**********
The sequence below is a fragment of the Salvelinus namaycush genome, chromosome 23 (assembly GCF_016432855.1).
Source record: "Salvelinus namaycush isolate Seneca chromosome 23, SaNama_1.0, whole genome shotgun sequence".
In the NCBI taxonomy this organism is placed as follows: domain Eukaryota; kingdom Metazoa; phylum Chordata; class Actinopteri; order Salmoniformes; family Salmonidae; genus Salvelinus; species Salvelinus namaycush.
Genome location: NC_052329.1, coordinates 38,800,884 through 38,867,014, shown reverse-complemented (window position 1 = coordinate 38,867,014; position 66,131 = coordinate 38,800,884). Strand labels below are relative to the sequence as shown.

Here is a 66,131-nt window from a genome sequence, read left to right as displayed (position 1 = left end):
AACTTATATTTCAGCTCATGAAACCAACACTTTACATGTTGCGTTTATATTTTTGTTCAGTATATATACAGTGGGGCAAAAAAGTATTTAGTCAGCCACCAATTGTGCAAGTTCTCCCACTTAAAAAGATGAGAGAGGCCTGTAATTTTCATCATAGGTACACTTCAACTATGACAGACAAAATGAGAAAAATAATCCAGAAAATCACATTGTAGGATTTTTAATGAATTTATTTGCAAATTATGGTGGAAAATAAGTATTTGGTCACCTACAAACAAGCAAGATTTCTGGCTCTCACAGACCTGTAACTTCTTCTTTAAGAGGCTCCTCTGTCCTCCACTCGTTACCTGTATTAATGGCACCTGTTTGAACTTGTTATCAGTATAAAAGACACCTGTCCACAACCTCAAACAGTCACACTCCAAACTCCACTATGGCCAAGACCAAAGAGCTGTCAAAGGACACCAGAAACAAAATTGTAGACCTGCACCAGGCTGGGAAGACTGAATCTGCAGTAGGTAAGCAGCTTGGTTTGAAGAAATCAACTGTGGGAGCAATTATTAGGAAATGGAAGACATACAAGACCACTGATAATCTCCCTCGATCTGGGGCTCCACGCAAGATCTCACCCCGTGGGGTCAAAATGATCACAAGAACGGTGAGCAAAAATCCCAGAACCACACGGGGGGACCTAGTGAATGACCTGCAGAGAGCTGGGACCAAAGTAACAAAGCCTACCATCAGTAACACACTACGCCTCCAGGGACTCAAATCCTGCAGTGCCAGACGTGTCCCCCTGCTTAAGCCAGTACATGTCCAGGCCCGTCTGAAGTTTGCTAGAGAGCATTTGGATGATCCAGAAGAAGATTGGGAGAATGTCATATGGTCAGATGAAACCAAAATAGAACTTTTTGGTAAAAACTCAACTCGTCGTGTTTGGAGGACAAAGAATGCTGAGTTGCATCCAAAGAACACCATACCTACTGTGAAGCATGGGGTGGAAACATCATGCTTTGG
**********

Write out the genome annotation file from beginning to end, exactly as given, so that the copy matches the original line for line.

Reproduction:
The sequence below is a fragment of the Salvelinus namaycush genome, chromosome 23 (assembly GCF_016432855.1).
Source record: "Salvelinus namaycush isolate Seneca chromosome 23, SaNama_1.0, whole genome shotgun sequence".
In the NCBI taxonomy this organism is placed as follows: domain Eukaryota; kingdom Metazoa; phylum Chordata; class Actinopteri; order Salmoniformes; family Salmonidae; genus Salvelinus; species Salvelinus namaycush.
Genome location: NC_052329.1, coordinates 38,800,884 through 38,867,014, shown reverse-complemented (window position 1 = coordinate 38,867,014; position 66,131 = coordinate 38,800,884). Strand labels below are relative to the sequence as shown.

Here is a 66,131-nt window from a genome sequence, read left to right as displayed (position 1 = left end):
AACTTATATTTCAGCTCATGAAACCAACACTTTACATGTTGCGTTTATATTTTTGTTCAGTATATATACAGTGGGGCAAAAAAGTATTTAGTCAGCCACCAATTGTGCAAGTTCTCCCACTTAAAAAGATGAGAGAGGCCTGTAATTTTCATCATAGGTACACTTCAACTATGACAGACAAAATGAGAAAAATAATCCAGAAAATCACATTGTAGGATTTTTAATGAATTTATTTGCAAATTATGGTGGAAAATAAGTATTTGGTCACCTACAAACAAGCAAGATTTCTGGCTCTCACAGACCTGTAACTTCTTCTTTAAGAGGCTCCTCTGTCCTCCACTCGTTACCTGTATTAATGGCACCTGTTTGAACTTGTTATCAGTATAAAAGACACCTGTCCACAACCTCAAACAGTCACACTCCAAACTCCACTATGGCCAAGACCAAAGAGCTGTCAAAGGACACCAGAAACAAAATTGTAGACCTGCACCAGGCTGGGAAGACTGAATCTGCAGTAGGTAAGCAGCTTGGTTTGAAGAAATCAACTGTGGGAGCAATTATTAGGAAATGGAAGACATACAAGACCACTGATAATCTCCCTCGATCTGGGGCTCCACGCAAGATCTCACCCCGTGGGGTCAAAATGATCACAAGAACGGTGAGCAAAAATCCCAGAACCACACGGGGGGACCTAGTGAATGACCTGCAGAGAGCTGGGACCAAAGTAACAAAGCCTACCATCAGTAACACACTACGCCTCCAGGGACTCAAATCCTGCAGTGCCAGACGTGTCCCCCTGCTTAAGCCAGTACATGTCCAGGCCCGTCTGAAGTTTGCTAGAGAGCATTTGGATGATCCAGAAGAAGATTGGGAGAATGTCATATGGTCAGATGAAACCAAAATAGAACTTTTTGGTAAAAACTCAACTCGTCGTGTTTGGAGGACAAAGAATGCTGAGTTGCATCCAAAGAACACCATACCTACTGTGAAGCATGGGGTGGAAACATCATGCTTTGG